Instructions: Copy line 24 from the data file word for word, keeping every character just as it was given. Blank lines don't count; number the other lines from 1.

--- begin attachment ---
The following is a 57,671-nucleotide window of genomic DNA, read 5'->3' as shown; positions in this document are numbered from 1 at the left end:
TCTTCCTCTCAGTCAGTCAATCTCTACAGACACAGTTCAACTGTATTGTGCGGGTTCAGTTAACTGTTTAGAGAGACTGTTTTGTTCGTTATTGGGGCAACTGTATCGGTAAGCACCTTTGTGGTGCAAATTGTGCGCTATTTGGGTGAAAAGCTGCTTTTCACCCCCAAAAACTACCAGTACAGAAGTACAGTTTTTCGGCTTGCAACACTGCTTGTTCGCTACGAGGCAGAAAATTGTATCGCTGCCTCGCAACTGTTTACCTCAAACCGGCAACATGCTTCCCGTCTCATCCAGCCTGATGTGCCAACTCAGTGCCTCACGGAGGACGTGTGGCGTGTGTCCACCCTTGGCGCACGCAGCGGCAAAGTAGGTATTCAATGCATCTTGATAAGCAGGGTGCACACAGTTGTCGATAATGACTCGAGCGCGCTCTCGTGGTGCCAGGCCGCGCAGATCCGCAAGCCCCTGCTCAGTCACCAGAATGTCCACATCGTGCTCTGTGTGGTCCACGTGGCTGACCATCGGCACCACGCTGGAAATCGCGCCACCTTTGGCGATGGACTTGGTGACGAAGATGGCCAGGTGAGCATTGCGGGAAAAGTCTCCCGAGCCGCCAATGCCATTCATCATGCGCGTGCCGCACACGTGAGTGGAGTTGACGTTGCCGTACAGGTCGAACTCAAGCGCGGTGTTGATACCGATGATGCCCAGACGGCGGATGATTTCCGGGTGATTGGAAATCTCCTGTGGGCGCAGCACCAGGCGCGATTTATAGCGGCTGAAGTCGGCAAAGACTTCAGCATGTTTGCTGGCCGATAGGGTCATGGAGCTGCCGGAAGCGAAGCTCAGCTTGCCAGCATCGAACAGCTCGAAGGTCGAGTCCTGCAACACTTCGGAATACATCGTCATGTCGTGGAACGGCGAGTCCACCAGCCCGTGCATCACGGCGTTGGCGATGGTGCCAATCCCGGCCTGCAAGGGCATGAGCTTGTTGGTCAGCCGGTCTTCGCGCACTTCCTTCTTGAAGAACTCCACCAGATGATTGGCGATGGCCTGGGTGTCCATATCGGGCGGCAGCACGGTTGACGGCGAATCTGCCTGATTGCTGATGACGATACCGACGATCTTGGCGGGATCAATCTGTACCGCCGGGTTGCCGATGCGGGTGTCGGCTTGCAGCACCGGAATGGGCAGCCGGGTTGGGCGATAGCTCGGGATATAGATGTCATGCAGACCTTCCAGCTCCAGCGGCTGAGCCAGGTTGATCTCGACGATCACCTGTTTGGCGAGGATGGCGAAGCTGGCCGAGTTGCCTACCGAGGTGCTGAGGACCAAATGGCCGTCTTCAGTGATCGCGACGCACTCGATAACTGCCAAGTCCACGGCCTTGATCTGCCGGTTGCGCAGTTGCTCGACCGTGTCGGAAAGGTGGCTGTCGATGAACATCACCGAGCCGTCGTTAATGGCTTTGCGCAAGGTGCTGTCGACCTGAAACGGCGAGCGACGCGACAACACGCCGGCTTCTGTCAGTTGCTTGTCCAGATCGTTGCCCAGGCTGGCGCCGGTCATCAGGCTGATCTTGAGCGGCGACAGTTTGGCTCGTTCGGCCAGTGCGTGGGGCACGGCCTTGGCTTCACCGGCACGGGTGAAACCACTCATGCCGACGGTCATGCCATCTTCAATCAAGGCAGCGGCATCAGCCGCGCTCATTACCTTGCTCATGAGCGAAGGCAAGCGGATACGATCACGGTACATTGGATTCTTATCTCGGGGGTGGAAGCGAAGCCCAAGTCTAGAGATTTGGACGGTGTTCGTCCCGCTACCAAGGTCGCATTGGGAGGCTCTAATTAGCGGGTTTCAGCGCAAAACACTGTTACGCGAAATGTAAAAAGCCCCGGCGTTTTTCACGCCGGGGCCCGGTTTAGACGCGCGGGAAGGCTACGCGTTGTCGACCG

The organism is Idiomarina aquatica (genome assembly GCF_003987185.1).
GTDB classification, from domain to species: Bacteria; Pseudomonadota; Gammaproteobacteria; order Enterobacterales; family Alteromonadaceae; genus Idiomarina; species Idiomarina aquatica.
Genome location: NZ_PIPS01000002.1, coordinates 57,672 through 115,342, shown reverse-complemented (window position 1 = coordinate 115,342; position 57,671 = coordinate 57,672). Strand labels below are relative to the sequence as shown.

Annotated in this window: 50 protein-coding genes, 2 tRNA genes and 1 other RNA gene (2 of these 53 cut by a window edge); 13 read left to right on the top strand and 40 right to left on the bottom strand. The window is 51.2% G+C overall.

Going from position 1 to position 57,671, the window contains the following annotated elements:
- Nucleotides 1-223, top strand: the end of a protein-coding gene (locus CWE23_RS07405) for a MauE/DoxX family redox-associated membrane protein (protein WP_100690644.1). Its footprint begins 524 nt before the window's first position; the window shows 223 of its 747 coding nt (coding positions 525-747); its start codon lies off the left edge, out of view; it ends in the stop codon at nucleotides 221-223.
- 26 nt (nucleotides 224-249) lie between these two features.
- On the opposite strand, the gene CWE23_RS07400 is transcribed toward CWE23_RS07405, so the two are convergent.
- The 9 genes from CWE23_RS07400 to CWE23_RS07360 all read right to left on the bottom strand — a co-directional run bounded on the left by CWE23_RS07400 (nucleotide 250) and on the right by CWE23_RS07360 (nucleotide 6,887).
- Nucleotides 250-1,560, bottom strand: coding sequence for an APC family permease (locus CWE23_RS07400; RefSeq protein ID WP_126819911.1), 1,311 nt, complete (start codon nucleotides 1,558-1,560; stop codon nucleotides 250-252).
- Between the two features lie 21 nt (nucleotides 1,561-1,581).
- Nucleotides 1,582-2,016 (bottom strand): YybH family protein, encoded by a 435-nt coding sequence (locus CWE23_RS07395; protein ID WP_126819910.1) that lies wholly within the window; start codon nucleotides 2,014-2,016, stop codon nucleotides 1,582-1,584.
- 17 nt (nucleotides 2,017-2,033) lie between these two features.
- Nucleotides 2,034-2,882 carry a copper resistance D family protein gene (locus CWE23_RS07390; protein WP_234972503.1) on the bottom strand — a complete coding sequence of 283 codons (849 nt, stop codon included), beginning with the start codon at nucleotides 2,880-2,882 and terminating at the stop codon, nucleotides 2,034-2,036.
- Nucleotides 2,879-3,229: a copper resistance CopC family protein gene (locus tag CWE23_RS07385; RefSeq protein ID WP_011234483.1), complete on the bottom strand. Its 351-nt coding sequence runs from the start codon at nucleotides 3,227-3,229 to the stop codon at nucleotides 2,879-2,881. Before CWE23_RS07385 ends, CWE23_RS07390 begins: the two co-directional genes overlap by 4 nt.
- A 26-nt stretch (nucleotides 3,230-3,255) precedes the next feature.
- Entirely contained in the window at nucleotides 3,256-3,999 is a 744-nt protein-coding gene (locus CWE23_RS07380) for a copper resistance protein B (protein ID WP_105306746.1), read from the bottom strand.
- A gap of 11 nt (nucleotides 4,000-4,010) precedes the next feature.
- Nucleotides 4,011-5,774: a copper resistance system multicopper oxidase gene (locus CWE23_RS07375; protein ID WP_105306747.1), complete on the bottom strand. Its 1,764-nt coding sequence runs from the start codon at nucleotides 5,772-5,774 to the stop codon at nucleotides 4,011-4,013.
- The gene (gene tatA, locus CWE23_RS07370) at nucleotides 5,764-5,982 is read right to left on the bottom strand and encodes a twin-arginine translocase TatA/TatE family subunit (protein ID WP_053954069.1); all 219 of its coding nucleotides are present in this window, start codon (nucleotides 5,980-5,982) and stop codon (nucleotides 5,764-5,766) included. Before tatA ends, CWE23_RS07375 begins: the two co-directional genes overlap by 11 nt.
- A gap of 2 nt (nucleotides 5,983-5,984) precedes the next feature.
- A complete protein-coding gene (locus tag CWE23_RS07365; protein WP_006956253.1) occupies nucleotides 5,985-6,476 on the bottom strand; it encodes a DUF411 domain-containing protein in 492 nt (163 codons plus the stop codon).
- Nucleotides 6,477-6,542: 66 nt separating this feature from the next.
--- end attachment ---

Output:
- A complete protein-coding gene (locus tag CWE23_RS07365; protein WP_006956253.1) occupies nucleotides 5,985-6,476 on the bottom strand; it encodes a DUF411 domain-containing protein in 492 nt (163 codons plus the stop codon).